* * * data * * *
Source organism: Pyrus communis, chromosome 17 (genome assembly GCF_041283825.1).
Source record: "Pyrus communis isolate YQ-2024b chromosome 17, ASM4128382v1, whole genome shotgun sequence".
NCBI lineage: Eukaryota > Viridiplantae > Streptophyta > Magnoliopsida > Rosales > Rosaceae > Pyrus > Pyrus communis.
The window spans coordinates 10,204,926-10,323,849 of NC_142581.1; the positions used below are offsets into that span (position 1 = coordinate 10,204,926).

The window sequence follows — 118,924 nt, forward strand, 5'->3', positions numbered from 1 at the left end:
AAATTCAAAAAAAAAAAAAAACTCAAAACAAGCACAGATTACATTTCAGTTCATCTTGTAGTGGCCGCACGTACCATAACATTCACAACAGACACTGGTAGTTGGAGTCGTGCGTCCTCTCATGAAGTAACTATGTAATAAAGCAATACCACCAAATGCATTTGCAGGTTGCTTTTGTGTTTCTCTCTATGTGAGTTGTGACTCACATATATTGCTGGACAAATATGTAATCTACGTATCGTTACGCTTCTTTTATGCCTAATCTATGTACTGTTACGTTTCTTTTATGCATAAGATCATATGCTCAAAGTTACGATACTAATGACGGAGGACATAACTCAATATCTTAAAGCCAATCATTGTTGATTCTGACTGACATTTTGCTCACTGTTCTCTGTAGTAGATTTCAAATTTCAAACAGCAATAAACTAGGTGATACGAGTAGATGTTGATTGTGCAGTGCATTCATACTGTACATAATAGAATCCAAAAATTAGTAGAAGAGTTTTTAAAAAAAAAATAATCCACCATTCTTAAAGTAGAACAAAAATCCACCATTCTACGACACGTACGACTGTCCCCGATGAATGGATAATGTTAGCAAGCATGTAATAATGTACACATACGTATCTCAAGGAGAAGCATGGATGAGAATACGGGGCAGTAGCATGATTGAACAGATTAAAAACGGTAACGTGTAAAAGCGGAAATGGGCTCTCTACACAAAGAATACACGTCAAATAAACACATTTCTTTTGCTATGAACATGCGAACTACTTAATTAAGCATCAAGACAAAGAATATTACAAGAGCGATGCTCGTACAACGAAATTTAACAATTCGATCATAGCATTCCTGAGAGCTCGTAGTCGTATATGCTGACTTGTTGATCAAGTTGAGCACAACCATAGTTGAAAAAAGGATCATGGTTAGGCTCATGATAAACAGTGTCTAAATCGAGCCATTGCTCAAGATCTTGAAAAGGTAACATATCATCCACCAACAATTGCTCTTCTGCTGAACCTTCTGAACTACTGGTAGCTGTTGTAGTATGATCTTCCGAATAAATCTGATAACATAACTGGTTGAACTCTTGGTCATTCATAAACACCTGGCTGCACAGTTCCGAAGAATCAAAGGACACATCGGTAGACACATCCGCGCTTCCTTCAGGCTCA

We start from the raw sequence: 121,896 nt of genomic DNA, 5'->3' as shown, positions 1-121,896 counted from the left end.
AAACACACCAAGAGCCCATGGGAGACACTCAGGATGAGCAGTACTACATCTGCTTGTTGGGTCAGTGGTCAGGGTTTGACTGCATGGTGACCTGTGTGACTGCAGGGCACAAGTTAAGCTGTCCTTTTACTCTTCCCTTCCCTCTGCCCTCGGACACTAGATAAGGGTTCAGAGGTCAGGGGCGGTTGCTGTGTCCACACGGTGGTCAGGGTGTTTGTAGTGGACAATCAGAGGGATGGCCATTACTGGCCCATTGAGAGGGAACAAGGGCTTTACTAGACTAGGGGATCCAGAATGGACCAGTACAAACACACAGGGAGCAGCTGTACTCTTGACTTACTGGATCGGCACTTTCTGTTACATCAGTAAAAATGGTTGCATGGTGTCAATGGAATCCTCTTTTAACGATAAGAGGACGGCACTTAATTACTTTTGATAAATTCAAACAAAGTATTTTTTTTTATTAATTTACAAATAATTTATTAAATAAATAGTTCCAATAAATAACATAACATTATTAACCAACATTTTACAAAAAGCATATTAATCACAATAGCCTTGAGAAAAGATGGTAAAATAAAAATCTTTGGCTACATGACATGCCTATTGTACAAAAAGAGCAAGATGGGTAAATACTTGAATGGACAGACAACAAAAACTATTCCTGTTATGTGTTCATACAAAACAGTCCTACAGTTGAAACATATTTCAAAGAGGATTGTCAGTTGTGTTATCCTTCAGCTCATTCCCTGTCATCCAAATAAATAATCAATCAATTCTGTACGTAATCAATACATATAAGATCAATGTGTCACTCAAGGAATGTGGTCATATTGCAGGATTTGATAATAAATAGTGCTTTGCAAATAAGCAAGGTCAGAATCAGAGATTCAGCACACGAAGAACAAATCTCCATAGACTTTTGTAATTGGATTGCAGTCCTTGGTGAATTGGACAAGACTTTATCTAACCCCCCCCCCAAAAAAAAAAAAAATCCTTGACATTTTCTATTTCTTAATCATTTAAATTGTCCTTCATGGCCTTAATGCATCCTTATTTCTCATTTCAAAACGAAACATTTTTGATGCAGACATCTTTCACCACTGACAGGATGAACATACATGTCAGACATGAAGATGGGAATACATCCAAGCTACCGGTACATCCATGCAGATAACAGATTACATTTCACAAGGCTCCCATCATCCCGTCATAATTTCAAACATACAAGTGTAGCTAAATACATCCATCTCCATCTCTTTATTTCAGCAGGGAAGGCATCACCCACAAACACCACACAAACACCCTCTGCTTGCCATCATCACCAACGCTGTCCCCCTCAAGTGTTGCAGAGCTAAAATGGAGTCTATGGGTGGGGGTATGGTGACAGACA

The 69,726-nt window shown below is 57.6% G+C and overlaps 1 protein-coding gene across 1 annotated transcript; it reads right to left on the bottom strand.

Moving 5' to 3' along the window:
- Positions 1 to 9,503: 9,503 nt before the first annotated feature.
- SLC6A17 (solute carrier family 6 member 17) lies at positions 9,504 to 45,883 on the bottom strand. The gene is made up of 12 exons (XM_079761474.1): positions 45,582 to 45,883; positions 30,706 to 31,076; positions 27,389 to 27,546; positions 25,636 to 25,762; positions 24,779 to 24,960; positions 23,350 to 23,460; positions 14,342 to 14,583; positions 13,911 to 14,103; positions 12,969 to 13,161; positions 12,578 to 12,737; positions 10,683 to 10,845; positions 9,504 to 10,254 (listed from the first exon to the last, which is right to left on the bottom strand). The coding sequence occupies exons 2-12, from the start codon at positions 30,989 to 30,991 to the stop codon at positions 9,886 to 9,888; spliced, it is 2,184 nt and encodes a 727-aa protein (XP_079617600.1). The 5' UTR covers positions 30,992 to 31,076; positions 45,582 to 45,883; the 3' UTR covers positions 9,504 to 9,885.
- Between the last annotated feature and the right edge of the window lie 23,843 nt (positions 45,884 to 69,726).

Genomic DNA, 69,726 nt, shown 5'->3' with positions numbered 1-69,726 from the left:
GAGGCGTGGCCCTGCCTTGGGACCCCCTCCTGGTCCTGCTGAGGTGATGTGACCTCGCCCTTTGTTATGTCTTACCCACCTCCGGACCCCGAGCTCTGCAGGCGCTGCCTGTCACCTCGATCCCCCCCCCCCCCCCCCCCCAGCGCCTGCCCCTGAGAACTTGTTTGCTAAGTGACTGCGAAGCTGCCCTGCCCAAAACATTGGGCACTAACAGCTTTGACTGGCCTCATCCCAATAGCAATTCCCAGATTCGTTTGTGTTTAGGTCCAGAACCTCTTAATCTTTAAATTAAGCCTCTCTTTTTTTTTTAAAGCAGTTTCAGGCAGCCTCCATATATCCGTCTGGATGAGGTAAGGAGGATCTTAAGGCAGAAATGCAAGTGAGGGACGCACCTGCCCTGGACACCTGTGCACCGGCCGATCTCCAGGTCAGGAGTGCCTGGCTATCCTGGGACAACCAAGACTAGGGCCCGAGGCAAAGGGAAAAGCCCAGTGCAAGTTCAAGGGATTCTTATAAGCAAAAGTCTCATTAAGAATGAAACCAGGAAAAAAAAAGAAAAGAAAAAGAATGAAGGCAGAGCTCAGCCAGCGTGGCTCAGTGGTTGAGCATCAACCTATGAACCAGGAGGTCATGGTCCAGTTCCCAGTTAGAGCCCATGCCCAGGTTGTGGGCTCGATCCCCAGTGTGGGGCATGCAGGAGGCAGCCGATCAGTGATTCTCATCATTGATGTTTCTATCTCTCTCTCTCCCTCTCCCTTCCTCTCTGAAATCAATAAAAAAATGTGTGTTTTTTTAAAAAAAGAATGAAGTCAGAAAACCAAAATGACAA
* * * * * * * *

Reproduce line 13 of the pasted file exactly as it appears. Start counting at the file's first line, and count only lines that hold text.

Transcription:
- Between the last annotated feature and the right edge of the window lie 23,843 nt (positions 45,884 to 69,726).